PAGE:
• How did the candidate work in terms of cooperation with coworkers?

Also, characterize the responsibilities and qualifications that the candidate listed on his or her resume, and ask the reference if they accurately describe the applicant. Resume-padding is rampant.

Finally, listen for the silence that can speak volumes. As noted earlier, fear of litigation often prevents people from giving useful information, such as “the former employee had a poor work attendance record.” Within reason, you should take note if the reference neglects to say something flattering when given the opportunity, or seems to dodge a question. Consider whether he or she is masking a negative response.

Suppose, for instance, you say, “Tell me about John’s leadership skills.” If the answer you get is something along the lines of, “Here at Acme Co., we encourage all of our employees to develop leadership skills,” you might reasonably surmise that John’s leadership skills aren’t exemplary.

Look for Flaws

Many books have been written on how to interview job candidates. Here are just three tips for rooting out characteristics you’d want to avoid in an employee:

  • Poor attitude. A negative, cynical complainer might hide those traits when talking to you. However, the more of your people the job candidate encounters, the greater the chances that you’ll get a hint of that personality type. Give candidates a chance to meet separately with some people they would work with. That’s a helpful opportunity for the applicants to learn more about your organization. It also gives you additional lenses through which to view them, as other employees provide feedback. It’s a good idea to also ask for feedback from others who weren’t part of the interview, for example, the receptionist. Often applicants are less guarded around people they see as uninvolved in the hiring process.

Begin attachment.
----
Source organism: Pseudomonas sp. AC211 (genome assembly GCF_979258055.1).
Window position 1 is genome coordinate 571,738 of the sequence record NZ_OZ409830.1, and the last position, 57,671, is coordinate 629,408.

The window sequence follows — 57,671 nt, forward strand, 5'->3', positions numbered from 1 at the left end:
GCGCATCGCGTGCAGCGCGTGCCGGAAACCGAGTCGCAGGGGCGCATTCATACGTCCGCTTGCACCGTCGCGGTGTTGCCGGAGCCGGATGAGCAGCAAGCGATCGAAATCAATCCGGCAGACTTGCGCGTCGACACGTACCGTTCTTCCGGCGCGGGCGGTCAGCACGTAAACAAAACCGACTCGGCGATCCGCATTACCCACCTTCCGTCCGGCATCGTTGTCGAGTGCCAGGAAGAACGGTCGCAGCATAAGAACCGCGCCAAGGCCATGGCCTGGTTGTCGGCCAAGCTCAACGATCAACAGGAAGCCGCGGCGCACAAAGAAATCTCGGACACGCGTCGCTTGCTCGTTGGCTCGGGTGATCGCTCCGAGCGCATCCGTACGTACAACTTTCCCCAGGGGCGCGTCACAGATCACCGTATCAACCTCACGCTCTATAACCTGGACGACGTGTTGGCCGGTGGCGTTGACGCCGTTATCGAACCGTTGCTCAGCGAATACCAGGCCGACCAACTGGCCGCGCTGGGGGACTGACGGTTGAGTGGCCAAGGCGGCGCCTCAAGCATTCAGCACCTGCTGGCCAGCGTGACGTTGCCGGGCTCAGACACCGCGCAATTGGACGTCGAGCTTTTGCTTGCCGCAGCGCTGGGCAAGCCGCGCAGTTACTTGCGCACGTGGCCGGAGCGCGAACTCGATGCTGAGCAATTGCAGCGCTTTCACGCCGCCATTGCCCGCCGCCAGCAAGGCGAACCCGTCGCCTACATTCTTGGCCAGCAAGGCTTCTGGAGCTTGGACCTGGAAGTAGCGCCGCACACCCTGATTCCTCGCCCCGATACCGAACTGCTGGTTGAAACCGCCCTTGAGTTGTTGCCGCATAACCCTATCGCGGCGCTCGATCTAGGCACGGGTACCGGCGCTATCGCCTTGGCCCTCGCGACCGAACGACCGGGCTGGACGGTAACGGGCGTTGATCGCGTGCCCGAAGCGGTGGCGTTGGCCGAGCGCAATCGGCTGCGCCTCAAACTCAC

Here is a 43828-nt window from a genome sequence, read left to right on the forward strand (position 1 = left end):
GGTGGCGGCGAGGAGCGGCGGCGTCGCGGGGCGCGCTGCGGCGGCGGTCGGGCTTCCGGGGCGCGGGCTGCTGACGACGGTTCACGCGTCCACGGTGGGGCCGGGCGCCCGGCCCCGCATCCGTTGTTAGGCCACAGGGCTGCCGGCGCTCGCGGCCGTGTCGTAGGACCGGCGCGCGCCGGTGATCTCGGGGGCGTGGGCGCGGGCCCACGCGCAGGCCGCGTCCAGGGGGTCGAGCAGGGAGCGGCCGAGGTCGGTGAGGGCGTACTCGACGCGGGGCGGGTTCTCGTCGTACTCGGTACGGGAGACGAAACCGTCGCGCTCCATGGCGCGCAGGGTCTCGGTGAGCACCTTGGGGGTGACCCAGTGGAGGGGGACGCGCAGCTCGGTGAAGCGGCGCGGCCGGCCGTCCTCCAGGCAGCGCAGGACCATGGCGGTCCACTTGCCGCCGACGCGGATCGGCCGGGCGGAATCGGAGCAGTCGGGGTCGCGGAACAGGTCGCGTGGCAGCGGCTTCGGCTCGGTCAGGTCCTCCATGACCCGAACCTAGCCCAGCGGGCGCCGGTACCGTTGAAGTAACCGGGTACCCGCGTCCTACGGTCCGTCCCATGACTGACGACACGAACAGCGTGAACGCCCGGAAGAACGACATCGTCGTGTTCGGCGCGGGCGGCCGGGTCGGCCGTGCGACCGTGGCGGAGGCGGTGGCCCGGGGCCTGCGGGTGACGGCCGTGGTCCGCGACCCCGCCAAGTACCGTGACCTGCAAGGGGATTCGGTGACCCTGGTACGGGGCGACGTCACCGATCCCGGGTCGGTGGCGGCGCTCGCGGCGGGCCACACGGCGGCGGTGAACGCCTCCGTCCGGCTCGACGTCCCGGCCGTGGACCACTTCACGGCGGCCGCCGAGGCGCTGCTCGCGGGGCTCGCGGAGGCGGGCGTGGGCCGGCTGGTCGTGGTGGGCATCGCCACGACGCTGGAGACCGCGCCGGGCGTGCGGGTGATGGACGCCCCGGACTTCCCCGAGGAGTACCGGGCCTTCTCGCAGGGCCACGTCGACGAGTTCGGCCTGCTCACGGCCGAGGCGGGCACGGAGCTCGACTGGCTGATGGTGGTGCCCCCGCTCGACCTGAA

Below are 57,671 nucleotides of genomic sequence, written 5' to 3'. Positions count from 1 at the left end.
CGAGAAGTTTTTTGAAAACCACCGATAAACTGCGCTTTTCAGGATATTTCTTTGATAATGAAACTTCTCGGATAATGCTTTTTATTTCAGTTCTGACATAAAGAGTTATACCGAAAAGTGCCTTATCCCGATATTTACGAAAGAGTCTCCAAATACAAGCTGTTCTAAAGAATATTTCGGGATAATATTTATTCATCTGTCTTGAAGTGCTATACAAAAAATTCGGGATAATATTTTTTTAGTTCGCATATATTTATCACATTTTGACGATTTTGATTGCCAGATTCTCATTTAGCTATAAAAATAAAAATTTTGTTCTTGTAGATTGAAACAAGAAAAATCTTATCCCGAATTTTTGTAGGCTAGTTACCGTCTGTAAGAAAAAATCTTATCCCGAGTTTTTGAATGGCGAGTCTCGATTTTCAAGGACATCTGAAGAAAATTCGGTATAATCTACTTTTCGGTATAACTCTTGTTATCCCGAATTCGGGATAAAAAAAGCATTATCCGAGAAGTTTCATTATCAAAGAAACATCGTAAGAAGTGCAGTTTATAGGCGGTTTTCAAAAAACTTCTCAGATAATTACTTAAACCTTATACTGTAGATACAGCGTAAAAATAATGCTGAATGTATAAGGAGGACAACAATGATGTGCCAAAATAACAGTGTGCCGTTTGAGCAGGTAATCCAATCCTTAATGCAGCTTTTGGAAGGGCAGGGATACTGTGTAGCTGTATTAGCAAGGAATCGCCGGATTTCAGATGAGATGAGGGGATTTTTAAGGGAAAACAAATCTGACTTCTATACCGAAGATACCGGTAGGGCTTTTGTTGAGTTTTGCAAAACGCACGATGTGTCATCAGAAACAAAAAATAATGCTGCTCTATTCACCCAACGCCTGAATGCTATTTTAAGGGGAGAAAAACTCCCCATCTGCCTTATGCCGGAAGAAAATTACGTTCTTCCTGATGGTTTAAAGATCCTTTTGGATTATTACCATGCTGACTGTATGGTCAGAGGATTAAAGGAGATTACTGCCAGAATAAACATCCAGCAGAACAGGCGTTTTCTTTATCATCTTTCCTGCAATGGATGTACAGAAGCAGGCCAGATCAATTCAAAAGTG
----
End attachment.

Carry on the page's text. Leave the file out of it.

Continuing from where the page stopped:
• Over-the-top ambition. Although you probably want to hire employees who hope to climb the ranks, watch for signs that the candidate is only interested in finding a job as a short-term stepping stone. Insights can be gleaned from such standard questions as, “Where do you see yourself in three (or five or ten) years?”
  • Dependency. Some employees are needy and require more support and direction from supervisors than you’d hope or expect. How can you spot such people before hiring them? You may be able to gauge a person’s ability to confront a challenge independently by asking him or her to describe a previous work situation. For instance, you might say: “Tell me about a time when you had to solve a problem with your job by yourself, and how you did it.”

As an employer, you hope that your employees are not only able to work through problems on their own, but also capable of applying what they learn to future issues. This same step should apply to how you fine-tune your hiring process. Take note of what works well and use that to create a hiring procedures checklist that will help as you continue to build your organization. Consistently adhering to an experience-tested process helps prevent costly hiring mistakes.